As Kronos continues to revolutionize their Workforce Central application, newer versions are starting to be released more frequently. The long awaited, completely Java-free WFC 8.0.11 was released just last week. Organizations are being forced to consider upgrading as the new upgrades put older versions in risk of “Sunsetting.”
Sunsetting: The Sunset Factor refers to the age of your Kronos Workforce Central version. The older the age of your version, the higher the risk of limited technical support. The longer the upgrade is delayed, the more the potential grows for complications from workarounds associated with supporting outdated versions. In some cases, vendor support will even end, and a concrete “point of no return” sunset date will be set.
If your Kronos application remains at a sunsetting version and encounters a serious complication, there may be no vendor to work with the outdated system, leaving your organization exposed.
Kronos is now only servicing two versions behind the most current version, meaning anyone operating with a version older than 6.3 is at risk of losing support.
However, making the jump from an older version to Workforce Central Version 8.0 can be quite the endeavor. The question becomes how to best upgrade from version 5.2-6.2 to Version 8.0. There is an upgrade path available for organizations needing to move from Version 5-6 to Version 8.0. However, creating a direct upgrade path from version 5.2 or 6 may not be the best option for your organization. Here are a few key considerations when making the decision to upgrade from Kronos Version 5.2-6.2 to Version 8.0.
Before any decisions are made, the first step should be an Implementation Audit.
When an organization is two major versions behind, it is crucial to understand how accurate the current configuration is before making the decision to upgrade. When an audit is conducted it will answer the question: How much change has occurred since the original install?
Over time, an organization’s Kronos configuration can become inaccurate, causing issues such as overpaid employees, mishandled bargaining agreements, etc. An Implementation Audit has a very high ROI because it discovers inaccuracies in the configuration that cause issues such as over payment.
Any change that has occurred since the original install will make the upgrade process more complicated. Changes to the system could include: policy changes, union changes, acquisitions, mergers, configurations by different people, new payrolls, bargaining agreements, custom reporting, etc. The more change that has occurred, the more risk that your system is out of compliance.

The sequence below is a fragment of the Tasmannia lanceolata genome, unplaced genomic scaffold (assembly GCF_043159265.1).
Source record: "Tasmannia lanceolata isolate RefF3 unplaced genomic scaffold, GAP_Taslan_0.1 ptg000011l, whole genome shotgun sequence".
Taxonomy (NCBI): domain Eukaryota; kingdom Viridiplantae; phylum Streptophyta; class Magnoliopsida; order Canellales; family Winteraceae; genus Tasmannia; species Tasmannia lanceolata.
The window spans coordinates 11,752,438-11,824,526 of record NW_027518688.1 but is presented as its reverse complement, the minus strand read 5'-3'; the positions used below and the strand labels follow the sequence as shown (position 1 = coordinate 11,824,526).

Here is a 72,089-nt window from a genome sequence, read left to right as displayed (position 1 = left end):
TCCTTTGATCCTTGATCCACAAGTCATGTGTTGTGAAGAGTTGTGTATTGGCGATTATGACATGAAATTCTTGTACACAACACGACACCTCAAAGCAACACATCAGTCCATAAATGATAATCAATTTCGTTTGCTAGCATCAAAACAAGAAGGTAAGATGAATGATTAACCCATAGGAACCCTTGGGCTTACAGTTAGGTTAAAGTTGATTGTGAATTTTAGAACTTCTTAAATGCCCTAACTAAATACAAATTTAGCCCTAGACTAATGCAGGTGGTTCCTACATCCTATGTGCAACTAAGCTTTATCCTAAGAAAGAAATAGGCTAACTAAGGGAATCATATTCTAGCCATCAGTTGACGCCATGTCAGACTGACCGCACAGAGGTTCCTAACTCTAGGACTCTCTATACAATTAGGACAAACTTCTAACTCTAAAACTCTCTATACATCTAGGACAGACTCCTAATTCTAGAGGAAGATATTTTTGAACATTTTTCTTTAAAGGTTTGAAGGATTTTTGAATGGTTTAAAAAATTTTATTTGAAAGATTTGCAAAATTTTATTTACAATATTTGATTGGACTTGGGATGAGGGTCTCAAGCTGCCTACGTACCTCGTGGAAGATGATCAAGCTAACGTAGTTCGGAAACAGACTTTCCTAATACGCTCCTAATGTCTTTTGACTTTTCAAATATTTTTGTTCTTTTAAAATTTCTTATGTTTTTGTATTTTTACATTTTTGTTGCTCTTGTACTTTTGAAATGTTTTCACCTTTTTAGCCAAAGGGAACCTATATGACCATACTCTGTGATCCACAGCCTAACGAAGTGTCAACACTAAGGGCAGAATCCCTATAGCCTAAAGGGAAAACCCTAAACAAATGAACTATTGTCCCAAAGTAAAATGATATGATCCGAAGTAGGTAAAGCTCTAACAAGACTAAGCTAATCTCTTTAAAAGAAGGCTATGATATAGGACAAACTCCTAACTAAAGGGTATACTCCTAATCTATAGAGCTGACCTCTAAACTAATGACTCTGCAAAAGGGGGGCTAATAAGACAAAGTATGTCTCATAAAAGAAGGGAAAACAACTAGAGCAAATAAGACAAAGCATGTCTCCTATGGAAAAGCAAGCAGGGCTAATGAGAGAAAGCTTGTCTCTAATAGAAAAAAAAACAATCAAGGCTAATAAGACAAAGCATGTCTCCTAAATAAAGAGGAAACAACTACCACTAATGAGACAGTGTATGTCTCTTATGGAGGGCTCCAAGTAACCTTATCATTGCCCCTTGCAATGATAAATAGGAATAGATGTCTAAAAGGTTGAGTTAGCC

After an Implementation Audit is conducted there are two upgrade plans that an organization can choose from.
Minimal Changes Necessary:
If your organizations’ Implementation Audit revealed that the current installation is solid, requiring minimal changes, then creating an upgrade path should be relatively simple. A system’s configuration should be 80% accurate for it to be considered solid or non-complex. The best way to move forward with an upgrade would be to complete the Kronos recommended installation and upgrade process from whatever version you are on to Version 8.0. Once you have upgraded the software, the system should be thoroughly tested.
Drastic Changes Necessary:
If your organizations’ Implementation Audit shows less than 80% accuracy with your configuration, creating an upgrade path may prove to be time-consuming, complicated, and costly. However, there is an option available that can simplify the upgrade process.
Starting fresh can be the ideal plan of attack when upgrading from an older version.
Organizations should complete a Discovery Requirements Analogy and Redesign using the current process procedures, union agreements, etc. A fresh implementation will often be less expensive, less time intensive, and more accurate then attempting to plan a complex upgrade path for an outdated version.
When making the decision of whether to start fresh or create an upgrade path, it is crucial that the biggest consideration is how much change has occurred since the initial implementation and the findings of the Implementation Audit. The more inaccuracies in the interfaces and configuration, the more reasons for your organization to seriously consider a fresh start. An upgrade should be handled like an implementation: a full Discovery Requirements Analogy process should be completed followed by the development of an implementation strategy. Strategically planning for your Kronos upgrade will allow you to get the highest ROI and user-adoption from your Kronos application.